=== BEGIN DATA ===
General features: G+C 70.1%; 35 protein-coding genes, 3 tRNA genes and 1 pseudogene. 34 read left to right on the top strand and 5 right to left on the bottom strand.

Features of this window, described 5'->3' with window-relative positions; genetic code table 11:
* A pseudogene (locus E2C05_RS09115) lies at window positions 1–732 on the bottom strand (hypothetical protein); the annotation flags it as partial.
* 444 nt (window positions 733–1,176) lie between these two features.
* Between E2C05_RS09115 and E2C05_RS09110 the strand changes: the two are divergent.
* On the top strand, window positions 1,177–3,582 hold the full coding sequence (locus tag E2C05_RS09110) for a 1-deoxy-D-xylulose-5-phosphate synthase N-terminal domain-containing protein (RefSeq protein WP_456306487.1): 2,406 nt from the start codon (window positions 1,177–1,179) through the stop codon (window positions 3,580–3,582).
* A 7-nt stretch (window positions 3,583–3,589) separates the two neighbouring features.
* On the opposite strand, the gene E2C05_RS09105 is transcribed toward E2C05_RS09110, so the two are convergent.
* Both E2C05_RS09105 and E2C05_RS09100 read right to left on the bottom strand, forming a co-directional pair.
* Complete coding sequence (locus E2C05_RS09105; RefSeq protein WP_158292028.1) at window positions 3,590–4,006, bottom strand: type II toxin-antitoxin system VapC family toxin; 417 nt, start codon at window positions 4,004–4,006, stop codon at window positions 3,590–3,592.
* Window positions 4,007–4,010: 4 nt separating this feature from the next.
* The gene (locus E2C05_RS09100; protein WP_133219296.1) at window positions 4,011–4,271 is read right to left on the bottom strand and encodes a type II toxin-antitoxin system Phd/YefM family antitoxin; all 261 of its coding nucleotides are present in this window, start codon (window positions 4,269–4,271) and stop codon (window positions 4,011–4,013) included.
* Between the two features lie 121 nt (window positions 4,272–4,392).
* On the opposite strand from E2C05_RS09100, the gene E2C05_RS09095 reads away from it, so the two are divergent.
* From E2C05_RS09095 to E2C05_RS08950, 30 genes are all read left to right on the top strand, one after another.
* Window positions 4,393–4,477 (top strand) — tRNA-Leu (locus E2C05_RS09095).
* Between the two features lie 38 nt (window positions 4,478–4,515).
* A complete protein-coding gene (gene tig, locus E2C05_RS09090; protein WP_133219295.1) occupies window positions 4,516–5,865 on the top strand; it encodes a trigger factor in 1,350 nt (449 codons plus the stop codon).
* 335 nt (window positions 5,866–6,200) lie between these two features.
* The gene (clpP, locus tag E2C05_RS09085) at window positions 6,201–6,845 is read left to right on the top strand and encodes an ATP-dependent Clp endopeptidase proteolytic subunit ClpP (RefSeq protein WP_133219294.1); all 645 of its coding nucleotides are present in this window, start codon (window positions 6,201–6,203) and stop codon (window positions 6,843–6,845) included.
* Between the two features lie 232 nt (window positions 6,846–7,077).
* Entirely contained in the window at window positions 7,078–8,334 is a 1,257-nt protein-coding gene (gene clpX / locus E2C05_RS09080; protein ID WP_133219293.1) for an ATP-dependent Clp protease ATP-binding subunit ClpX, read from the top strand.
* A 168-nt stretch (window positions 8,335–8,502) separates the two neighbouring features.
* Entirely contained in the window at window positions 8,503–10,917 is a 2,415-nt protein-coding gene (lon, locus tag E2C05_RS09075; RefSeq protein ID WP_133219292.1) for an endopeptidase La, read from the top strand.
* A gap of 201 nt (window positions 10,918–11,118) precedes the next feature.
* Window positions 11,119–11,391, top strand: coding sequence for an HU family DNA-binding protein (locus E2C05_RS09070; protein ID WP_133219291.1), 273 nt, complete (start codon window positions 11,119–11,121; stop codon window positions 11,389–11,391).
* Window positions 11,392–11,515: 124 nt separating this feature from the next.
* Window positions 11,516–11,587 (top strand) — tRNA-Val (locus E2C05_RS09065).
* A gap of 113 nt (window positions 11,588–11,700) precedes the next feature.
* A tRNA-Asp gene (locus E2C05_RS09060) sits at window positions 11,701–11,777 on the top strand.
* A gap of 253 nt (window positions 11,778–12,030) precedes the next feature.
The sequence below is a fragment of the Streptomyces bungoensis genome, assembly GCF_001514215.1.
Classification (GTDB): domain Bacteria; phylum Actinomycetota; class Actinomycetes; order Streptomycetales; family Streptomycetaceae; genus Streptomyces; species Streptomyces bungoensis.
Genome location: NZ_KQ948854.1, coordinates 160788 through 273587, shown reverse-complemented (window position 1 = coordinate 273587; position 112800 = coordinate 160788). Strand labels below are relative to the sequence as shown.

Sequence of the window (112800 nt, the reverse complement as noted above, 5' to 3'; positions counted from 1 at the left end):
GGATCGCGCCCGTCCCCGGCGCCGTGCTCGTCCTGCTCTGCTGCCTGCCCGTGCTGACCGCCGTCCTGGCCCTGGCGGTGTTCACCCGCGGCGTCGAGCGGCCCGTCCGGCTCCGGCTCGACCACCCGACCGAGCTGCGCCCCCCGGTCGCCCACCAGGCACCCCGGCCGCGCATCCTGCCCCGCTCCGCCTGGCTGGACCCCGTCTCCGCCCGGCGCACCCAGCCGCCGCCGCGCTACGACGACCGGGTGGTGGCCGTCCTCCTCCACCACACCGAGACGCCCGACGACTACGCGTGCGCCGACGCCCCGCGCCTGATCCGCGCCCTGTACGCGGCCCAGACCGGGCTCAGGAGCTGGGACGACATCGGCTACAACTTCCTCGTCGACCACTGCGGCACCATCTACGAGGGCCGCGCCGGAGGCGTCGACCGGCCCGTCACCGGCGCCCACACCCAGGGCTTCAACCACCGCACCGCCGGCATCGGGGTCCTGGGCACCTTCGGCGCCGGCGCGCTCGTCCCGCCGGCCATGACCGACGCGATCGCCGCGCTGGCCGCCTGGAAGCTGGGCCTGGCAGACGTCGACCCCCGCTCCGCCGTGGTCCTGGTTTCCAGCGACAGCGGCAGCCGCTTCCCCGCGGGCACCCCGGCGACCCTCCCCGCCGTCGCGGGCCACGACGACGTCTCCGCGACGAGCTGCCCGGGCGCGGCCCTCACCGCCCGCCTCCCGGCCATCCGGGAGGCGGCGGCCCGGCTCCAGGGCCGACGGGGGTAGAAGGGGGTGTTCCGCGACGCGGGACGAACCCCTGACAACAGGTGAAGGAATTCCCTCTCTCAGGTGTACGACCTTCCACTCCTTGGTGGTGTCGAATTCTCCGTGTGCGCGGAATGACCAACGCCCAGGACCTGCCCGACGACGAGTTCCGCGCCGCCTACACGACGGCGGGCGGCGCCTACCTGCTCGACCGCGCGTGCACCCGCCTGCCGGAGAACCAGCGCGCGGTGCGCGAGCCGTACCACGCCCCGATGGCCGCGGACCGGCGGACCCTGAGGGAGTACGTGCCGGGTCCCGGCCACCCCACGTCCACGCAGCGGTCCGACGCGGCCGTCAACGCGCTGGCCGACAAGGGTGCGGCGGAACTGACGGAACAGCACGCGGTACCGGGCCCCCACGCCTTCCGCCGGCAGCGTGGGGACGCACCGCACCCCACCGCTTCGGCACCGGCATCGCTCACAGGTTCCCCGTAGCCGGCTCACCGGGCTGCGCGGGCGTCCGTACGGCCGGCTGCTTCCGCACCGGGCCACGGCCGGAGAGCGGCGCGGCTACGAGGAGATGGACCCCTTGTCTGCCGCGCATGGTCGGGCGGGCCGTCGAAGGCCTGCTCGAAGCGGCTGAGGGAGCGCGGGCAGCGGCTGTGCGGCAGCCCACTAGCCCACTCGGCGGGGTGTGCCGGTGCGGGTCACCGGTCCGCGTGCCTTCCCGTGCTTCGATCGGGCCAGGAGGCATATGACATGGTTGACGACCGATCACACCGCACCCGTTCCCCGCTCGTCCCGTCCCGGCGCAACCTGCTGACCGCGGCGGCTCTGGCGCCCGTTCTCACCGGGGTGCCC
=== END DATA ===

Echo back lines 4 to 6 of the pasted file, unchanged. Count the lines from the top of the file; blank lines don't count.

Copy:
* 444 nt (window positions 733–1,176) lie between these two features.
* Between E2C05_RS09115 and E2C05_RS09110 the strand changes: the two are divergent.
* On the top strand, window positions 1,177–3,582 hold the full coding sequence (locus tag E2C05_RS09110) for a 1-deoxy-D-xylulose-5-phosphate synthase N-terminal domain-containing protein (RefSeq protein WP_456306487.1): 2,406 nt from the start codon (window positions 1,177–1,179) through the stop codon (window positions 3,580–3,582).